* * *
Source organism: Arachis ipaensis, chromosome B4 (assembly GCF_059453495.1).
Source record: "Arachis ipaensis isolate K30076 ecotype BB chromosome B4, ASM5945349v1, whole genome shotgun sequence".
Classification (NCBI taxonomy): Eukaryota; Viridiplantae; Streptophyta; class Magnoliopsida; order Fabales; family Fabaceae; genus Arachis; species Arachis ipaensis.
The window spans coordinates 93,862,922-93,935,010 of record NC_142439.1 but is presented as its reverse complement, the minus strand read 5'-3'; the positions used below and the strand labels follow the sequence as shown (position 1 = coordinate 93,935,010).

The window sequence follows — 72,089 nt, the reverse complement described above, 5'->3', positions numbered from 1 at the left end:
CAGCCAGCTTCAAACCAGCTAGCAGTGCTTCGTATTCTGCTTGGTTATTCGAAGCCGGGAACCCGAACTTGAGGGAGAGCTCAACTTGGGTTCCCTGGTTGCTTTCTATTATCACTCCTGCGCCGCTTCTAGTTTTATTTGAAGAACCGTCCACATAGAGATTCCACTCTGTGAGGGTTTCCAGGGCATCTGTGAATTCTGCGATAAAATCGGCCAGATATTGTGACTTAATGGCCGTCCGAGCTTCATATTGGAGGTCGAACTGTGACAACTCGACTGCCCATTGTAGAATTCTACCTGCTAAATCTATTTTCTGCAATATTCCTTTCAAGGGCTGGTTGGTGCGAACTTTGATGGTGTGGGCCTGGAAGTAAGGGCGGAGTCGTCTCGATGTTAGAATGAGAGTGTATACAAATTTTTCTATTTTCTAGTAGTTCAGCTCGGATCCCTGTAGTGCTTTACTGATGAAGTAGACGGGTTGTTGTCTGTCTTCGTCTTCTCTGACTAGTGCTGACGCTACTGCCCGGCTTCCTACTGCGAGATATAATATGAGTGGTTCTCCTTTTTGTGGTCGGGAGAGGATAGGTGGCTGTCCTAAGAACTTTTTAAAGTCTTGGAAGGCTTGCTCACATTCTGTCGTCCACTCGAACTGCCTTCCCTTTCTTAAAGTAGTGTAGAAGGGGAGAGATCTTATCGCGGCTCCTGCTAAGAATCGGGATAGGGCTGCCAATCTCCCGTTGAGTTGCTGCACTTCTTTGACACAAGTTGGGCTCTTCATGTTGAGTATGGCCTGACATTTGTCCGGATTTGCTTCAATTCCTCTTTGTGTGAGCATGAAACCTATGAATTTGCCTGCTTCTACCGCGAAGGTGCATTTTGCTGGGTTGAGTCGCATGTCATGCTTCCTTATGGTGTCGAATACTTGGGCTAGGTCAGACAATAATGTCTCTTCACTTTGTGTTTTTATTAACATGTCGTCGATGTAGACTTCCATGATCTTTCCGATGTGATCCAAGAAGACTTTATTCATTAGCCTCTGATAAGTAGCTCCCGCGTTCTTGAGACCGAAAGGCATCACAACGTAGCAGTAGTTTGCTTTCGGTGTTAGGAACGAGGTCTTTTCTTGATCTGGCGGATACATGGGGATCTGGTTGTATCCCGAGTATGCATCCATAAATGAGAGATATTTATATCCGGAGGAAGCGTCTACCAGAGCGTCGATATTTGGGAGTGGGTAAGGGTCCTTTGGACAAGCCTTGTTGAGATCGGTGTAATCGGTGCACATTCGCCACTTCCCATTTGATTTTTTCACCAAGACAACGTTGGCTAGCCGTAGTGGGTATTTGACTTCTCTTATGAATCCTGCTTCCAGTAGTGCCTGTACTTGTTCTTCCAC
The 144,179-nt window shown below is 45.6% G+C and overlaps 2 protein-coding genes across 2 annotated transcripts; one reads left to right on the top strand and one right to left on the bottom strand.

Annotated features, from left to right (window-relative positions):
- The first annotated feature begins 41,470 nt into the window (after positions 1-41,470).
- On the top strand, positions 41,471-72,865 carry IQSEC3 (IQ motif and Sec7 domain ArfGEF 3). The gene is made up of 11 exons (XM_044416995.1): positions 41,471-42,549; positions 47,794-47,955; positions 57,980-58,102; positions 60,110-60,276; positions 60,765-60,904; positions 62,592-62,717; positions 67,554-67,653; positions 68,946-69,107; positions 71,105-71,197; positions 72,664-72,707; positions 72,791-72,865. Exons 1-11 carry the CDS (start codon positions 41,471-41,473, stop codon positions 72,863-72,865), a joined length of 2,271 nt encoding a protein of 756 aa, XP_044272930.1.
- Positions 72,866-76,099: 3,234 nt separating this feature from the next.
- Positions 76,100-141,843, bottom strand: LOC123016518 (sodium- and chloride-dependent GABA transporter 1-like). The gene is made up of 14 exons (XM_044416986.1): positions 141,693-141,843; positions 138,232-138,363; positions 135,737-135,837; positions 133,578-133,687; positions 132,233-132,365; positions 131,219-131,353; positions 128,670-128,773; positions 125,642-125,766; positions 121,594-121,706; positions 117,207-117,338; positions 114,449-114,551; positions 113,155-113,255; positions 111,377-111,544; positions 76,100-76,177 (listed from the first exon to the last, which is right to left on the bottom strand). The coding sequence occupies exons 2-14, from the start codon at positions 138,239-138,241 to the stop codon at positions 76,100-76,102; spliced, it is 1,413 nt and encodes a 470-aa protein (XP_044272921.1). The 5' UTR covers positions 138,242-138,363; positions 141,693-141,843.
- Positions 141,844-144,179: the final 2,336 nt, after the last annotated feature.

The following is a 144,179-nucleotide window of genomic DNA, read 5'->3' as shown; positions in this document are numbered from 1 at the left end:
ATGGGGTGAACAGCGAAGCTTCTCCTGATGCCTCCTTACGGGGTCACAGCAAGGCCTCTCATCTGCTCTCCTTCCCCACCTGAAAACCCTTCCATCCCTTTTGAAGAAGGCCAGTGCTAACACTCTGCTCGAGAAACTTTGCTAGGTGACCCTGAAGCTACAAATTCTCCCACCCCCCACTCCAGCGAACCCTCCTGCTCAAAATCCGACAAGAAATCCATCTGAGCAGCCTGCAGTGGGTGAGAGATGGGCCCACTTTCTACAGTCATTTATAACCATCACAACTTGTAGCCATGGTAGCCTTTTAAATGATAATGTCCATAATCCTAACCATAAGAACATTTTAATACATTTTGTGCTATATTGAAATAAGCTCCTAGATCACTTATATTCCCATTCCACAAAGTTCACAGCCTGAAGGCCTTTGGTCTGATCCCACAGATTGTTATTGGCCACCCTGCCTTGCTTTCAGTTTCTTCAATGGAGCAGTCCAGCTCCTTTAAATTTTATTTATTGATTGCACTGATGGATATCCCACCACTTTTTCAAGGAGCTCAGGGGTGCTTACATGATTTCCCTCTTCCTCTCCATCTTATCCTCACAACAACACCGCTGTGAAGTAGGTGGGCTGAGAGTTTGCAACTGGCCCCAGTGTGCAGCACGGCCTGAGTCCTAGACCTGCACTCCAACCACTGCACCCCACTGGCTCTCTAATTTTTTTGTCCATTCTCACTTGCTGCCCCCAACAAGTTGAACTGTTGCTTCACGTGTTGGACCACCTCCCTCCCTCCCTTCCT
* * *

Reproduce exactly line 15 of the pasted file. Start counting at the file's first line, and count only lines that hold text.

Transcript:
ATGGGGTGAACAGCGAAGCTTCTCCTGATGCCTCCTTACGGGGTCACAGCAAGGCCTCTCATCTGCTCTCCTTCCCCACCTGAAAACCCTTCCATCCCTTTTGAAGAAGGCCAGTGCTAACACTCTGCTCGAGAAACTTTGCTAGGTGACCCTGAAGCTACAAATTCTCCCACCCCCCACTCCAGCGAACCCTCCTGCTCAAAATCCGACAAGAAATCCATCTGAGCAGCCTGCAGTGGGTGAGAGATGGGCCCACTTTCTACAGTCATTTATAACCATCACAACTTGTAGCCATGGTAGCCTTTTAAATGATAATGTCCATAATCCTAACCATAAGAACATTTTAATACATTTTGTGCTATATTGAAATAAGCTCCTAGATCACTTATATTCCCATTCCACAAAGTTCACAGCCTGAAGGCCTTTGGTCTGATCCCACAGATTGTTATTGGCCACCCTGCCTTGCTTTCAGTTTCTTCAATGGAGCAGTCCAGCTCCTTTAAATTTTATTTATTGATTGCACTGATGGATATCCCACCACTTTTTCAAGGAGCTCAGGGGTGCTTACATGATTTCCCTCTTCCTCTCCATCTTATCCTCACAACAACACCGCTGTGAAGTAGGTGGGCTGAGAGTTTGCAACTGGCCCCAGTGTGCAGCACGGCCTGAGTCCTAGACCTGCACTCCAACCACTGCACCCCACTGGCTCTCTAATTTTTTTGTCCATTCTCACTTGCTGCCCCCAACAAGTTGAACTGTTGCTTCACGTGTTGGACCACCTCCCTCCCTCCCTTCCT